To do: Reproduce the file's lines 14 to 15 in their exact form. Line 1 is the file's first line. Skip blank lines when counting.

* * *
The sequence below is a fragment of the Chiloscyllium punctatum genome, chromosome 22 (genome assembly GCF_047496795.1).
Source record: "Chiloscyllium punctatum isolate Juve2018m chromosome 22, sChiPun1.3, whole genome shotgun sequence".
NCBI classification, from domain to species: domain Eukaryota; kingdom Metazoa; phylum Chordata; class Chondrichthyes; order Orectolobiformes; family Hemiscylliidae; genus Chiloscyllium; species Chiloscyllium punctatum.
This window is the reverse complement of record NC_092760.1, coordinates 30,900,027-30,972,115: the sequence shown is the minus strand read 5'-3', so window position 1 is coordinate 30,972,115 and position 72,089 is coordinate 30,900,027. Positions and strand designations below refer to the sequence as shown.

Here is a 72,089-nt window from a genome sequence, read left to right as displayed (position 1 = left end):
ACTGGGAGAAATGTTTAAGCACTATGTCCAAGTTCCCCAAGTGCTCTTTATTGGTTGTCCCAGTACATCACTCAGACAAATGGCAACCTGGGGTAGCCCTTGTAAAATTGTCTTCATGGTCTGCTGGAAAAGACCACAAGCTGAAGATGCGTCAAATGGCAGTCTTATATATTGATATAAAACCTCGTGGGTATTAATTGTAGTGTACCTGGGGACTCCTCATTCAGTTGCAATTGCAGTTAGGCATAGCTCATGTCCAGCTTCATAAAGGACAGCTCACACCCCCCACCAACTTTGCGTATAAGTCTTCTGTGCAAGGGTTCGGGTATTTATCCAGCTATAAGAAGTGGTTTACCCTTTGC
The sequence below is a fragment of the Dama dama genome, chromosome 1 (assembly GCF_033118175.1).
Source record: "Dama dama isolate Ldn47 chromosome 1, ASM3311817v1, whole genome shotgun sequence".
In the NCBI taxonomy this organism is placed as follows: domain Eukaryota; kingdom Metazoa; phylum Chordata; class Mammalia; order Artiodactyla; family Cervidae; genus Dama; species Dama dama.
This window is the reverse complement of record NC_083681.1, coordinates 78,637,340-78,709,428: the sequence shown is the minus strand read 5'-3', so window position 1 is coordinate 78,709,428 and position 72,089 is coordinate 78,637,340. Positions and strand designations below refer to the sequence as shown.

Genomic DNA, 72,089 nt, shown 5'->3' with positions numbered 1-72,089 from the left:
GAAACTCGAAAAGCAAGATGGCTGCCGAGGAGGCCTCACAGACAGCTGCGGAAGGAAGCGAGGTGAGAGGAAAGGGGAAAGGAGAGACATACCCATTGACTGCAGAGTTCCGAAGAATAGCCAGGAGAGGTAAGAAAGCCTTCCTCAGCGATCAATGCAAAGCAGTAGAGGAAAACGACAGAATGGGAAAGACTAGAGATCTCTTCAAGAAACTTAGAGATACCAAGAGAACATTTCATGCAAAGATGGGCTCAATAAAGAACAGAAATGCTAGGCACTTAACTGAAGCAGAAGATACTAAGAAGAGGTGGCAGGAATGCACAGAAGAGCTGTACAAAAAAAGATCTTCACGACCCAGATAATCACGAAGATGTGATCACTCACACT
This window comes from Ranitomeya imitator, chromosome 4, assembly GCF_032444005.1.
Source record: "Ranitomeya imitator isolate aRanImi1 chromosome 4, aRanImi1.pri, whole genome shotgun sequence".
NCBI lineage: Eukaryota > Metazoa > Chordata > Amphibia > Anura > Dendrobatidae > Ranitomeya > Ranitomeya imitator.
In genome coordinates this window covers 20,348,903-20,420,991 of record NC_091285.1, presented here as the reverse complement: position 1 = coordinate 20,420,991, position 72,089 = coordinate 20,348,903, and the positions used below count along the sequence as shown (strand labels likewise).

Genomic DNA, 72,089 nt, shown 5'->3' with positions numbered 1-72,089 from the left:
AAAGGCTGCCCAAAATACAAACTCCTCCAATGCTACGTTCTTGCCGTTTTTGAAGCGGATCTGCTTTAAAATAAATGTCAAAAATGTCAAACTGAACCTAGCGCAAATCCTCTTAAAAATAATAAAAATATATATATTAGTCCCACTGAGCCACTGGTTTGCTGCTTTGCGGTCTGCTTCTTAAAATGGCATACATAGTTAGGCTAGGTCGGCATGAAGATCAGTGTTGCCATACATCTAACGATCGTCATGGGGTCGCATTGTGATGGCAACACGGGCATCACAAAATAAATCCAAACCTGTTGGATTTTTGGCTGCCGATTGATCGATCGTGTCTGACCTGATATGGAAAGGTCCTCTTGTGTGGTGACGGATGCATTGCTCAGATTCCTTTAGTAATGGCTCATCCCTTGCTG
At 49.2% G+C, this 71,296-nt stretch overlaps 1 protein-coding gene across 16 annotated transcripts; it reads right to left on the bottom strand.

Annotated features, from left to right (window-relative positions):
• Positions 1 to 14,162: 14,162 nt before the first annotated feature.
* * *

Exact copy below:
Source record: "Ranitomeya imitator isolate aRanImi1 chromosome 4, aRanImi1.pri, whole genome shotgun sequence".
NCBI lineage: Eukaryota > Metazoa > Chordata > Amphibia > Anura > Dendrobatidae > Ranitomeya > Ranitomeya imitator.